• Basic course of calculus
  • Basic course of thermodynamics/statistical physics (optional)
  • Basic course of probability/statistics (optional)

3. Computational social science​
Overview of possible topics:
  • Complex privacy in online media. Analyzing public profiles of social media users and their connections to evaluate the shadow profile hypothesis: whether the information of users in the social network predicts features of non-users.
  • Future orientation in social media. A text analysis project of social media posts (e.g. Twitter datasets available at the CSH) to identify future references and expression of emotions and sentiment. The aim is to test the temporal orientation of emotional states as expressed in big data.
  • Open projects with social media data. We count with datasets from a variety of platforms, including Twitter, Reddit, and Instagram, as well as access to historical and large-scale data through a contract with Brandwatch. We are open to ideas about how to analyze well-being, mental health, inequality, privacy and polarization using these privileged datasets.

4. Summer Internship in Complexity Economics
Traditional economic theory considers a pool of homogeneous agents, interacting in a market equilibrium. However, practical and historical experience has proven many assumptions of standard economics to be wrong. Complexity Economics offers new insights by interpreting the economy as a complex system [1]. Recent research suggests that how well banks and firms perform is to a large extent determined by the structure of the networks in which they are embedded [2, 3, 4]. These networks include supply chains that record different types of bilateral business ties between companies or networks of monetary flows between financial institutions. Economic and financial crises can then be understood by means of dynamically cascading non-equilibrium processes on such networks. The proposed project is planned to investigate the distribution of the production and the flow of goods in the Austrian inter-firm network. Based on publicly available data and a commercial Database of Balance sheets [5] we reconstruct the Supply Chain of Austrian firms [6], analyze the regional complexity [7] and identify systemically important firms. Together with the successful IIP intern, we will define a research question based on his or her skills and prior knowledge that contributes to our ongoing research.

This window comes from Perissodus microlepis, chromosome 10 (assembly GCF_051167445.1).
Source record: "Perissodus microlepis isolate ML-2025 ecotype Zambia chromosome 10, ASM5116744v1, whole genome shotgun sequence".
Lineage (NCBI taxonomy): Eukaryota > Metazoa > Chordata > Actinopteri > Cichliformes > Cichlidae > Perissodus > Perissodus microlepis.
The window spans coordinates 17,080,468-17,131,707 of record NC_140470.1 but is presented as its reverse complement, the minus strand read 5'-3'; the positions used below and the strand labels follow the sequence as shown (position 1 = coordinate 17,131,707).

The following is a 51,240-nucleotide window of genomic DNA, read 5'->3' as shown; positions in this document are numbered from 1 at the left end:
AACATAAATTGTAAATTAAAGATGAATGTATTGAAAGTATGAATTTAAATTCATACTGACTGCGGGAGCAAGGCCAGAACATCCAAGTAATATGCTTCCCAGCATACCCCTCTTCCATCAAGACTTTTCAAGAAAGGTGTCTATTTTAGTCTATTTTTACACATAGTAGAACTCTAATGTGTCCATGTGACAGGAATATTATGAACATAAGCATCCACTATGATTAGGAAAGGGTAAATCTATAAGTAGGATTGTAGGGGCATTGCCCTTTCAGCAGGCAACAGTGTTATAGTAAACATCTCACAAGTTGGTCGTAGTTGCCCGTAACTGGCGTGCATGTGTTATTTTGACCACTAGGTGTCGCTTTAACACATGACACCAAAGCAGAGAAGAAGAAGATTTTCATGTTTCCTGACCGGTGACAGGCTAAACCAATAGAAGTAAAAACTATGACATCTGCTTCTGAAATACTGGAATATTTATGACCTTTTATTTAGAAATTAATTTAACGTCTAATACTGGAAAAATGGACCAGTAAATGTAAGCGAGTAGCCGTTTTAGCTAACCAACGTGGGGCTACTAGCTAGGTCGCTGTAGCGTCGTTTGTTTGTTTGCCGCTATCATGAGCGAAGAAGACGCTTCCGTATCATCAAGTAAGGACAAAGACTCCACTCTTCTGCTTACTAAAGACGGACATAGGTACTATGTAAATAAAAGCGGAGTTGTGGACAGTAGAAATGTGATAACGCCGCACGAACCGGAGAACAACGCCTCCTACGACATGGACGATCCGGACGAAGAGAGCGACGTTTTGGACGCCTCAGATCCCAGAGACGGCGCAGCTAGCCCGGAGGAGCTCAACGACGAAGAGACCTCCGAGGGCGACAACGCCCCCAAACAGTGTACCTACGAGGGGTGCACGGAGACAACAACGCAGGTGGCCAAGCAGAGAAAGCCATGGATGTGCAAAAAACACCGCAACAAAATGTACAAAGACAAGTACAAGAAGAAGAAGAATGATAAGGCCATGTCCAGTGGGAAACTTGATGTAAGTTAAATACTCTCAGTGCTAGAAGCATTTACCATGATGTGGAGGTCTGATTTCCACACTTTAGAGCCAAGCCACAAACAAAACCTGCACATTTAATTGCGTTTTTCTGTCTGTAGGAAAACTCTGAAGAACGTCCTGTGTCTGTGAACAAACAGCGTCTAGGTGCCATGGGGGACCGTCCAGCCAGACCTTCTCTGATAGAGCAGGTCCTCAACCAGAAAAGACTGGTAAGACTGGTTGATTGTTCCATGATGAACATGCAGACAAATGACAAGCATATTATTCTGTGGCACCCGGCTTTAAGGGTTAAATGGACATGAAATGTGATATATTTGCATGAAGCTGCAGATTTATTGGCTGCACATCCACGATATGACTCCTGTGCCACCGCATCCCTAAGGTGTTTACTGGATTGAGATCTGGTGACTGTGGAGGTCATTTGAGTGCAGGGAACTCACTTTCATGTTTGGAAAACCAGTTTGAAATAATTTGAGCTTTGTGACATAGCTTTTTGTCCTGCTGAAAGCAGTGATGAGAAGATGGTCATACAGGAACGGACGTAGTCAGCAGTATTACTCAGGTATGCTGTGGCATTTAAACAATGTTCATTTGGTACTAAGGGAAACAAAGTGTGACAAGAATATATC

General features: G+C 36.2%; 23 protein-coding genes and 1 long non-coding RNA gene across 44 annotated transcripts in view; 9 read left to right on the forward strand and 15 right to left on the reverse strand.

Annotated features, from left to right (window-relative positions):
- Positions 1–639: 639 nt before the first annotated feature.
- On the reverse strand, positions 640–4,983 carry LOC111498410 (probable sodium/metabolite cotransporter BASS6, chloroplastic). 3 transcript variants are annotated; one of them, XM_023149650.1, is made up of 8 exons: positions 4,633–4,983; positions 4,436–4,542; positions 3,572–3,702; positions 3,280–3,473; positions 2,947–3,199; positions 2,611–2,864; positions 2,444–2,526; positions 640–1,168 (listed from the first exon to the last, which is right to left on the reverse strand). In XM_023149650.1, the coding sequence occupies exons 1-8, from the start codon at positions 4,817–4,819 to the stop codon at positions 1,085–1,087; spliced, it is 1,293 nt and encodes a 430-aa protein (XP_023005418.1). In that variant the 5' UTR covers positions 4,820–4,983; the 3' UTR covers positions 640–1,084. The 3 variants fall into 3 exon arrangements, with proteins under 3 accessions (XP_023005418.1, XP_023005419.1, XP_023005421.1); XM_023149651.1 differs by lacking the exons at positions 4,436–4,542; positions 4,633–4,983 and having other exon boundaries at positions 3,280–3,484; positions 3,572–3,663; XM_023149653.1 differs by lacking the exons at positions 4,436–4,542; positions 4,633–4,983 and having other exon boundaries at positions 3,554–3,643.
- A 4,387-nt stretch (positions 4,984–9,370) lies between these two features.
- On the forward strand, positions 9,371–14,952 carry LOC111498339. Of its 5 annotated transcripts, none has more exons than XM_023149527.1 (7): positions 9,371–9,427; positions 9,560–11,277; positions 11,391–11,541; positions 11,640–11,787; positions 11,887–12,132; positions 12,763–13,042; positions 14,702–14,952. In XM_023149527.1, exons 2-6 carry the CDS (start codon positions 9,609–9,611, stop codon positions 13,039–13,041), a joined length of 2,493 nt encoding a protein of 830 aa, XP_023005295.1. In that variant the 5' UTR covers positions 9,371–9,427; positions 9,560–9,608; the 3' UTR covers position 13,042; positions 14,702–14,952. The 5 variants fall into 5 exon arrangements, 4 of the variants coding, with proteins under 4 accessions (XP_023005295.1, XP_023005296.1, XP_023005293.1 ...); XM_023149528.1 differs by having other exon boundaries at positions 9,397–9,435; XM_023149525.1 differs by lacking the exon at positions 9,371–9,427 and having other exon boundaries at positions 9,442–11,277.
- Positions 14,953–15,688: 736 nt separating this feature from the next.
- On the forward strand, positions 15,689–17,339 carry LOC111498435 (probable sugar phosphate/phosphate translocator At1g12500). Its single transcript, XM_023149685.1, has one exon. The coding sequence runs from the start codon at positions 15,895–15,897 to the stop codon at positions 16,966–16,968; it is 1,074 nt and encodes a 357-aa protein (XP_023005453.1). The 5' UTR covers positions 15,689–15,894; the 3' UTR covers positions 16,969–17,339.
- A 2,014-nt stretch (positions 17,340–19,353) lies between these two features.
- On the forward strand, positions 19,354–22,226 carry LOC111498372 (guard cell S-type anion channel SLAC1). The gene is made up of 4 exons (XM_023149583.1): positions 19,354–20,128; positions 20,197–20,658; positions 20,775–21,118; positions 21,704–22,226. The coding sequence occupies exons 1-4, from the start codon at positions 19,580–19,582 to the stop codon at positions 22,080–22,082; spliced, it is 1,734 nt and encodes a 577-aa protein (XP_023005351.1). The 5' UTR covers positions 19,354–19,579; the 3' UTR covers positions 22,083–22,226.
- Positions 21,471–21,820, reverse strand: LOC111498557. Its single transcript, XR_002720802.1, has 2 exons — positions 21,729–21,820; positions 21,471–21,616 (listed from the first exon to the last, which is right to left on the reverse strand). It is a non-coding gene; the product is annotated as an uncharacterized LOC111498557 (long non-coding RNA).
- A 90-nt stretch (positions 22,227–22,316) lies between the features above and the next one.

Qualifications:
IIP candidates with interests in network science, big data and complexity science, understanding complex systems and computer science are encouraged to apply. Programming skills would be an asset.

Juniors are encouraged to apply.
 

Dates / Deadlines: - unrelated header
Dates / Deadlines:
This program is not currently accepting applications. Please consult the sponsoring department's website for application open dates.
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This program is currently not accepting applications.